TRG blog: Prediction for 2013: Big Data means Big Changes
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Prediction for 2013: Big Data means Big Changes

Rick Lester | December 19, 2012 9:49 AM
Yesterday You’ve Cott Mail asked readers for predictions about the arts in 2013. Rick's prediction was published in today's edition.
Photo via flickr
In 2013, Big Data will radically change the shape of arts management. The reelection of Barack Obama in November marked a tipping point for the arts, but not because of a change of public policy or a shift of power in Washington.

We reached a milestone because of HOW the President won. He won because of the power of big data to identify individual voters, understand their attitudes and then encourage their behaviors. Big Data tools got the President's supporters to the polls and assured the needed votes on a neighborhood basis in all-important swing states.

Big Data is radically changing the shape of business. The arts will be no different. After decades of a guildhall mentality, new managers' training will forego traditional wisdom. Data and facts will find their place at the conference room table. Management decisions that now rely upon the HIPPO theory (Highest Paid Person's Opinion) will begin to fade in 2013. Instead, smart (and probably younger, not-yet top earning) managers will arrive at meetings armed with facts. Who is our audience? Who is not our audience?  How do we put the needs and expectations of our patrons at the center of our organizational planning?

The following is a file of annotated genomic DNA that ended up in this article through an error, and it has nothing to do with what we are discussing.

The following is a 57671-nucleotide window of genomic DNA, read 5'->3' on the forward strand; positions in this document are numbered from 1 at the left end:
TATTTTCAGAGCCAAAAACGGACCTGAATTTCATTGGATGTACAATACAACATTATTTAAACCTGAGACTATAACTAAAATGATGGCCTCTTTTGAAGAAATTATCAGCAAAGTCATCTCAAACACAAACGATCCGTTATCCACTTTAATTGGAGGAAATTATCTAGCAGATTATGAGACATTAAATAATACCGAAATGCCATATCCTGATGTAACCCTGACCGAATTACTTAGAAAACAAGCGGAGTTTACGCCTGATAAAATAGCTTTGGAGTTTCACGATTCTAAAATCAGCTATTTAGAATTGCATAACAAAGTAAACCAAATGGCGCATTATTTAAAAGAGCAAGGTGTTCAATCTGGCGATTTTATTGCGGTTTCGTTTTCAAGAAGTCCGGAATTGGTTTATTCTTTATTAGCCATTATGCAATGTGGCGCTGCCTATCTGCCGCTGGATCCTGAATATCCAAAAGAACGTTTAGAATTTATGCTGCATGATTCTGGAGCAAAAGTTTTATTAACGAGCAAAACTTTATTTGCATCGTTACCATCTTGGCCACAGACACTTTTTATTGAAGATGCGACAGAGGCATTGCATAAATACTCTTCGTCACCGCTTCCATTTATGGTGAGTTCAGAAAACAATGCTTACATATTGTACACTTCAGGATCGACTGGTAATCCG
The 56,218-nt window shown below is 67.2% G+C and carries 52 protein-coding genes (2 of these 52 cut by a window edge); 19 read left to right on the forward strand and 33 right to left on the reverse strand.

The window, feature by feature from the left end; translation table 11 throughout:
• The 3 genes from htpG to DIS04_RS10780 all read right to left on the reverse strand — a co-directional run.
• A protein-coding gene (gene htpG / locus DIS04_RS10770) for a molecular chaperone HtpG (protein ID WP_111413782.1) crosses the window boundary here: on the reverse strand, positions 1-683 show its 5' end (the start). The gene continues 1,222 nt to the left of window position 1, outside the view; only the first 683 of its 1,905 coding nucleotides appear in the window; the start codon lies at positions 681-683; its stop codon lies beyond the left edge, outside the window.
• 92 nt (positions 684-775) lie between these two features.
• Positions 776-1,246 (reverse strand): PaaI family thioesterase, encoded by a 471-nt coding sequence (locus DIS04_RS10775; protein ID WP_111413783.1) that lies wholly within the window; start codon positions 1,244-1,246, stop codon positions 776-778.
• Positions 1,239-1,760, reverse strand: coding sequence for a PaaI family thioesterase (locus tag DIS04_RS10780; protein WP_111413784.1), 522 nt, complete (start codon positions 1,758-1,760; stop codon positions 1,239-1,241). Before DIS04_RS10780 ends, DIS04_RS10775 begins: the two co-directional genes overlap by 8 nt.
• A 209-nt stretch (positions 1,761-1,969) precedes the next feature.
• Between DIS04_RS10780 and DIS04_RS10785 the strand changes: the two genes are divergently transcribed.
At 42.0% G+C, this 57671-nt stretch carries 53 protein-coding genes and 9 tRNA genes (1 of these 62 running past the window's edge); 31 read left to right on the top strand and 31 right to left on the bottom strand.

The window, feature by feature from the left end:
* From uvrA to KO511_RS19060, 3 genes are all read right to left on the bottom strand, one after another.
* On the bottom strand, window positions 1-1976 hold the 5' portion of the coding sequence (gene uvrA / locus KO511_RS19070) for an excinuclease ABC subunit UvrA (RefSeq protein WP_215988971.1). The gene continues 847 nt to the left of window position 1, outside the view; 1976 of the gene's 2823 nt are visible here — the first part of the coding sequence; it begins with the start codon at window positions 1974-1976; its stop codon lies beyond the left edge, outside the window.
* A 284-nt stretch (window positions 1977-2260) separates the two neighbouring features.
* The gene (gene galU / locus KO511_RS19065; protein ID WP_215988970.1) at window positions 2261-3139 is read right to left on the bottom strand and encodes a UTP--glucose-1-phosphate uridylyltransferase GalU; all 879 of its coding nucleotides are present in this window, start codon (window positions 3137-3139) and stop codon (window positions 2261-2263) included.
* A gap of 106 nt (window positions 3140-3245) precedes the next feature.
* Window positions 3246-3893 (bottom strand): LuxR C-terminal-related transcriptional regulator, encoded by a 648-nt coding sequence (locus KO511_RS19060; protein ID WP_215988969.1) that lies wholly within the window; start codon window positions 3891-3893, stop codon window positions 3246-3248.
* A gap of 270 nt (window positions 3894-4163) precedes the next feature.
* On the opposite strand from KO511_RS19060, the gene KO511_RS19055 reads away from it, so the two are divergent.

In 2013, data will win - just like Obama did.


Related Articles
Data vs. Message: Which wins arts patrons?
Post-Election Lessons for the Arts

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Case Study: Lyric Theatre of Oklahoma

Annual operating budget up 32% in 5 seasons

Lyric Theatre of Oklahoma 
 Photo: Joseph Mills

After a poor year for earned revenue in 2012, Lyric Theatre of Oklahoma (LTO) had rebounded and was experiencing a growth spurt. In 2013, Director of Marketing Danyel Siler had turned her attention to single tickets.

Her hard work had paid off, but season tickets were still a challenge. “Season tickets were steadily declining,” she said. “The season ticket campaign had been done the same way for years, maybe even decades. And we blamed the fall on the trend that subs were declining everywhere. Our executive director, artistic director, and I all knew something needed to change, but we didn’t know what.”

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